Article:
February 3, 2020
The average premium for the most common type of homeowners insurance was $1,211 in 2017, the most recent year for which data was available, according to a report issued last year by the National Association of Insurance Commissioners. That figure was up slightly from $1,192 in 2016.   But that doesn't tell the whole story. The annual cost of homeowners coverage can vary by hundreds of...
As posted at: How Stuff Works

February 3, 2020
The National Association of Insurance Commissioners recently named 32 consumer liaison representatives for 2020.   The 20 funded and 12 unfunded consumer representatives began their terms Jan. 1. Fifteen of the funded consumer representatives participated in the program in 2019. They receive funds from the NAIC, typically in the form is expense reimbursement for travel and lodging at...
As posted at: INN Exclusives

January 16, 2020
PARADISE — Paradise homes are getting bigger during the rebuild.   Around 60 percent of the homes under construction in the town are larger in square footage than the home they are replacing, according to permit and property data collected by the Chico Enterprise-Record and Chico State and analyzed by Chico State’s geographic information specialist Peter Hansen.   Before the...
As posted at: Enterprise-Record

January 15, 2020
After the storm has cleared or the fire has died down, your sense of relief at surviving may quickly give way to a sense of shock when you gaze at the charred or battered wreckage that used to be your home and all the stuff inside it. If there's any consolation, it's that you have a homeowners insurance policy that will help to make you whole again.   But before that can happen, you...
As posted at: How Stuff Works?

January 10, 2020
One thing to keep in mind about homeowners insurance is that if you're like most people, you probably don't have enough coverage.   "Whenever we do a survey in a disaster area, we generally find that two-thirds of the people whose homes are a total loss are severely underinsured," explains Amy Bach, an attorney and executive director of United Policyholders, a California-based...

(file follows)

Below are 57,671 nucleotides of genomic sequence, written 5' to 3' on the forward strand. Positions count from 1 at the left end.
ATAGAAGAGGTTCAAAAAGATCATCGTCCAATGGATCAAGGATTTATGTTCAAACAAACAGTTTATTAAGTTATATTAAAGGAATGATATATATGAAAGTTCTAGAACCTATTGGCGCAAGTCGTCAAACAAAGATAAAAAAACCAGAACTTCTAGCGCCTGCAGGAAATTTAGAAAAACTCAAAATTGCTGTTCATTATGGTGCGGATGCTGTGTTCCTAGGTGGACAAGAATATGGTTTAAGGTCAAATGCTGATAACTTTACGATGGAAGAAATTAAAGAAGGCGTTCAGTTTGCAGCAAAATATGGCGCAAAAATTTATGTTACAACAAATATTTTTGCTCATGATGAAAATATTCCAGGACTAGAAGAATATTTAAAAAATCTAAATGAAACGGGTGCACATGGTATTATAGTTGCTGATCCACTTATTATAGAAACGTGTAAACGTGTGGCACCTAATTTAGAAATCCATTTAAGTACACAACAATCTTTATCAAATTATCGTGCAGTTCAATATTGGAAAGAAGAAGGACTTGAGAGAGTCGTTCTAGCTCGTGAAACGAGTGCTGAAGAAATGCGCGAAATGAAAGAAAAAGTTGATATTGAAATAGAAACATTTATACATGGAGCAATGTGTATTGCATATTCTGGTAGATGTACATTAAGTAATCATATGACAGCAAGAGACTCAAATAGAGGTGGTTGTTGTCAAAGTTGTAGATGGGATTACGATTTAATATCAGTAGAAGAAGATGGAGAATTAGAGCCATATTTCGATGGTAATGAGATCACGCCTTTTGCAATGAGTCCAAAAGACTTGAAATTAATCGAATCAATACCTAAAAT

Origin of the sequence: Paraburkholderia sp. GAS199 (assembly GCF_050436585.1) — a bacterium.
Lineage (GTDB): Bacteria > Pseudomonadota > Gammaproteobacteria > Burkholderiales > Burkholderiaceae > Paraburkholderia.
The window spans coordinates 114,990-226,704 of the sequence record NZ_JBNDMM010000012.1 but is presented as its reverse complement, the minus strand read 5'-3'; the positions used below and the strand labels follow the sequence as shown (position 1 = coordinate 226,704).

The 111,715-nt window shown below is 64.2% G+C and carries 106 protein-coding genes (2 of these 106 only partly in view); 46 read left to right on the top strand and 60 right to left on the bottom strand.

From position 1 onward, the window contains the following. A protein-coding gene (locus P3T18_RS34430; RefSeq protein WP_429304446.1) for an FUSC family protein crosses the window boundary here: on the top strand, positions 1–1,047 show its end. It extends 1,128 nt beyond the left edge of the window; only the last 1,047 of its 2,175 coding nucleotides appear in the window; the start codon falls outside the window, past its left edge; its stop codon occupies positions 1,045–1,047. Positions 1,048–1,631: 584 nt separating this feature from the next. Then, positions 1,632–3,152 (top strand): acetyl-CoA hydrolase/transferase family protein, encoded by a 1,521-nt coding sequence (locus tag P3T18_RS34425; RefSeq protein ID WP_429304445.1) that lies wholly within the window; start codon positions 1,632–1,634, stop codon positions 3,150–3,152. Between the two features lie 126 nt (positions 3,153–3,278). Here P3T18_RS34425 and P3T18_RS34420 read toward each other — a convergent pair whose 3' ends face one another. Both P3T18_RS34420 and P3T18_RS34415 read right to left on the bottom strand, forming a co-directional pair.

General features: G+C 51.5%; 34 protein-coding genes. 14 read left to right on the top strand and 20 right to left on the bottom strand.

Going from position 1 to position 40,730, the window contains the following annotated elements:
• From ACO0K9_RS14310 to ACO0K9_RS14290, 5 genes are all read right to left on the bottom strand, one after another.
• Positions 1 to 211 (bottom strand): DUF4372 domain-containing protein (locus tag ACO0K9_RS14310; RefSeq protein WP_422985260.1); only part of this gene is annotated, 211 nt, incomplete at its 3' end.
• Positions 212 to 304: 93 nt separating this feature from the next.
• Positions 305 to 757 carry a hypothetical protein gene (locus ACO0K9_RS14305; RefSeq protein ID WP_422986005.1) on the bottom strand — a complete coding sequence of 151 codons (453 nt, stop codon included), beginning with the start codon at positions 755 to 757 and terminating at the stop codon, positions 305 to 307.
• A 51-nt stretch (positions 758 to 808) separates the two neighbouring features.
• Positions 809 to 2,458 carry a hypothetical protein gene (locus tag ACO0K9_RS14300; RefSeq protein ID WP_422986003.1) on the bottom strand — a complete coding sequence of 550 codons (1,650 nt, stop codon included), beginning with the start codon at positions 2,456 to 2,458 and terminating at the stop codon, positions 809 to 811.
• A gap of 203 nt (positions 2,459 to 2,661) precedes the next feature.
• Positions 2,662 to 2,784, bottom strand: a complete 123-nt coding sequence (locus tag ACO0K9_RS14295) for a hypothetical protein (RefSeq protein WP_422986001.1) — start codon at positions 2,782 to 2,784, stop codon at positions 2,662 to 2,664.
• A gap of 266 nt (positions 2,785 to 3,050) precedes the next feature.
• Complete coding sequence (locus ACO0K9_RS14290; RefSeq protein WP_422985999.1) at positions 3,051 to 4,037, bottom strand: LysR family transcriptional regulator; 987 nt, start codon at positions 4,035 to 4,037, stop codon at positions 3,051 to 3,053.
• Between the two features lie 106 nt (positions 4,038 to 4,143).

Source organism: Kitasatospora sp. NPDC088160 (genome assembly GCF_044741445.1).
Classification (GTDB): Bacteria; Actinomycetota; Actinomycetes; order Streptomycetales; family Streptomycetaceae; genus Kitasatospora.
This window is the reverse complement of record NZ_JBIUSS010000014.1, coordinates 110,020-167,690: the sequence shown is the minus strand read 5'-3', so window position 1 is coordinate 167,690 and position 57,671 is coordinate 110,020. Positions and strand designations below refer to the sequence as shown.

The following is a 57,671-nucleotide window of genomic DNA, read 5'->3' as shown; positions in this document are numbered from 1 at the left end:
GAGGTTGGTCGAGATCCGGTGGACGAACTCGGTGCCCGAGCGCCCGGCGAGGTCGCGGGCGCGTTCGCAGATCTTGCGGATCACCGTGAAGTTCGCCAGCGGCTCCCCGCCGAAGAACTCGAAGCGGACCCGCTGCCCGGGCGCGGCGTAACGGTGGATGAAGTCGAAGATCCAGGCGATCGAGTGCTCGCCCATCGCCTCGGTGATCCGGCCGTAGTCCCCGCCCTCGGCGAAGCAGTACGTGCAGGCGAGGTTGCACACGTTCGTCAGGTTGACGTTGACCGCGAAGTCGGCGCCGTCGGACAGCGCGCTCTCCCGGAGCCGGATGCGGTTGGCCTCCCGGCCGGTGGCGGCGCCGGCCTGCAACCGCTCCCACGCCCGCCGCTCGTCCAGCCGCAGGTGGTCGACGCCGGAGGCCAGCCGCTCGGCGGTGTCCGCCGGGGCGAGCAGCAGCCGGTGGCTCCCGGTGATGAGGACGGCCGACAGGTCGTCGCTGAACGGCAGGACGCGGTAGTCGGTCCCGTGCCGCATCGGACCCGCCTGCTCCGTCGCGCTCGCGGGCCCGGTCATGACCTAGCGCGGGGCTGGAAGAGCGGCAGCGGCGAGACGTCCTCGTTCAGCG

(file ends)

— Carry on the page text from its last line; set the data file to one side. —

As posted at: How Stuff Works

December 28, 2019
There’s nothing wrong with a high deductible, as long as you keep enough funds in savings to pay it. Like a spare tire or a flashlight, homeowner’s insurance is one of those things that you don’t really want until you need it.   Now, even when you need to pay for damage to your home, you may not want to use your homeowner's coverage. And, if you do want your insurer to pay, you might...
As posted at: The Dallas Morning News

December 19, 2019
Tom and Tamara Conry were dead set on returning to Paradise after the deadly Camp Fire destroyed the town last November. The couple‘s home was barely touched by the fire, and most other survivors had a much steeper climb to recovery.   But when their property insurer, American Reliable, notified them in December that it wasn‘t renewing the couple‘s homeowner‘s coverage, they realized...
As posted at: Denton Daily

December 16, 2019
PG&E’s bankruptcy is making some people very rich. Since the utility filed for Chapter 11 protection in January, lawyers and consultants have made a staggering $217 million. Big banks have netted $114 million in financing fees — and that number could top $1 billion by the time the company exits bankruptcy next year. Others are reaping the bankruptcy windfall, too. A handful of hedge funds...
As posted at: KQED

December 16, 2019
Homeowners who have faced difficulty renewing home insurance policies can breathe a little easier for now. On Dec. 5, state insurance commissioner Ricardo Lara issued a mandatory one year moratorium on insurance companies not renewing policyholders, helping at least 800,000 homes in wildfire disaster areas in California. The commissioner’s action is the result of Senate Bill 824, authored last...
As posted at: Big Bear Grizzly

December 14, 2019
Do you know your wildfire risk score?
 Most people know they have credit scores that help determine whether they get a loan and what their interest rate will be. They probably don’t know that if they live in the West, they have a wildfire risk score that could influence whether they get homeowners or renters insurance and how much they will pay. Many insurance companies use these property-...
As posted at: San Francisco Chronicle